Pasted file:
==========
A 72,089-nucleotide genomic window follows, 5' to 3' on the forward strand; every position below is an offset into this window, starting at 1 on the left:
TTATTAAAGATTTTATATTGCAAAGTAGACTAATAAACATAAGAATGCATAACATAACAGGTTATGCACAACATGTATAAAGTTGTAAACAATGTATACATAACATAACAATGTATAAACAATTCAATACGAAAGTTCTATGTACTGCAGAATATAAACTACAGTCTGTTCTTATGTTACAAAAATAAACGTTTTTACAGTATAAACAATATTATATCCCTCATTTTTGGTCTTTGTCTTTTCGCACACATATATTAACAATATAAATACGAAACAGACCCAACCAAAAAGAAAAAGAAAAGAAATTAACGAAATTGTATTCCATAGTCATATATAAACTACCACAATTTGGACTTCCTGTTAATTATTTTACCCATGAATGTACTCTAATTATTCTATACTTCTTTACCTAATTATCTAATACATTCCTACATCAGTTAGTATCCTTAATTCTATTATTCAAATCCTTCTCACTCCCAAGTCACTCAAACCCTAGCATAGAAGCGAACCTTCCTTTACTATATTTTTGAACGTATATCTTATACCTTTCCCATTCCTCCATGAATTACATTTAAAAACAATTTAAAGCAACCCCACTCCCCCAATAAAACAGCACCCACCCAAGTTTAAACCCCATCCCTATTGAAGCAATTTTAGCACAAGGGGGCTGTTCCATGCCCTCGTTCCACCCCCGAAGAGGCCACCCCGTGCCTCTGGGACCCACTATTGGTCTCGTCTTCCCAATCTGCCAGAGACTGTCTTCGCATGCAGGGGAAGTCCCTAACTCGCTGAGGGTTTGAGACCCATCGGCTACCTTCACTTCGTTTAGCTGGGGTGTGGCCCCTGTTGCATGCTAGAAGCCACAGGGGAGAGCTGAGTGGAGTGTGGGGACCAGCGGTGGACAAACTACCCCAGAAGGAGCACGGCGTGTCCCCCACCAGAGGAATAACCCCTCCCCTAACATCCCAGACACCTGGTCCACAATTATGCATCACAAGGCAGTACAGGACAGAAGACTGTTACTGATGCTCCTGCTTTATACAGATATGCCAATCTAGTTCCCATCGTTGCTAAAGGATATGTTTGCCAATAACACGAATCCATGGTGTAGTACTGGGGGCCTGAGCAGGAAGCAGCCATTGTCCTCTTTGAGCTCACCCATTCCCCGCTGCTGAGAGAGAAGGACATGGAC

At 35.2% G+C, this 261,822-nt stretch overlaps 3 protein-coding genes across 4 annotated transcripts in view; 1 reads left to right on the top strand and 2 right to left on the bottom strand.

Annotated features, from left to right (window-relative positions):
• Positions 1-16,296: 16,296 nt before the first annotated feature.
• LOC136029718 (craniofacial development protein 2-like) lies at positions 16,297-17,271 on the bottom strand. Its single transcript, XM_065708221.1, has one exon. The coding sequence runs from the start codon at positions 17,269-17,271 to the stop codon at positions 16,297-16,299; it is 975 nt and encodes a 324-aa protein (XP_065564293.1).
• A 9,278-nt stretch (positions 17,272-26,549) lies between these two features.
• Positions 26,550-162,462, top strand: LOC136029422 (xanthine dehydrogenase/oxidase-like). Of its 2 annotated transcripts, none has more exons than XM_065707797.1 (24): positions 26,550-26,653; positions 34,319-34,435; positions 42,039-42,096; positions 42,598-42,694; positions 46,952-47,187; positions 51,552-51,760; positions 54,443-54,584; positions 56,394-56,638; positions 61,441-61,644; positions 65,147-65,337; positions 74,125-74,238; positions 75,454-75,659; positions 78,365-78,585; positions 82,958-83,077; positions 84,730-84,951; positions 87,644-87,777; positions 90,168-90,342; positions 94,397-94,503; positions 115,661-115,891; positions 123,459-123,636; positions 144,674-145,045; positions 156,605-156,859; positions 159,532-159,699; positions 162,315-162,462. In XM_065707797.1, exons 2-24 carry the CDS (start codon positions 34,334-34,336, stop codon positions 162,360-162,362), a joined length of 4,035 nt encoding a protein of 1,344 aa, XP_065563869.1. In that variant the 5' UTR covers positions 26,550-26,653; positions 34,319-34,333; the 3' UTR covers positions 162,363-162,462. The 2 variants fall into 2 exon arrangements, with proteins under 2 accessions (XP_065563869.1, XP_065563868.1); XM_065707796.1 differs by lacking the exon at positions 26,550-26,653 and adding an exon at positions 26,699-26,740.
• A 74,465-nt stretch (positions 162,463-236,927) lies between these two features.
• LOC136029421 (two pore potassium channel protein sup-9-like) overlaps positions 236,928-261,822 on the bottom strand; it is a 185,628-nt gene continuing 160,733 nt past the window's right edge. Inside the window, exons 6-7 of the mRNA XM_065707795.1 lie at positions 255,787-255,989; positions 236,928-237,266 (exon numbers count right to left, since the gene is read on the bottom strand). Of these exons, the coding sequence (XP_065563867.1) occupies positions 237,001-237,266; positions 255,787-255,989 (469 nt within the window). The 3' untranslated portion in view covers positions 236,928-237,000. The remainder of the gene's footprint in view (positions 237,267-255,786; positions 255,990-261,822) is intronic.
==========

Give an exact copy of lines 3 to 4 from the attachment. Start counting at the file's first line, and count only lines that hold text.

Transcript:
At 35.2% G+C, this 261,822-nt stretch overlaps 3 protein-coding genes across 4 annotated transcripts in view; 1 reads left to right on the top strand and 2 right to left on the bottom strand.

Annotated features, from left to right (window-relative positions):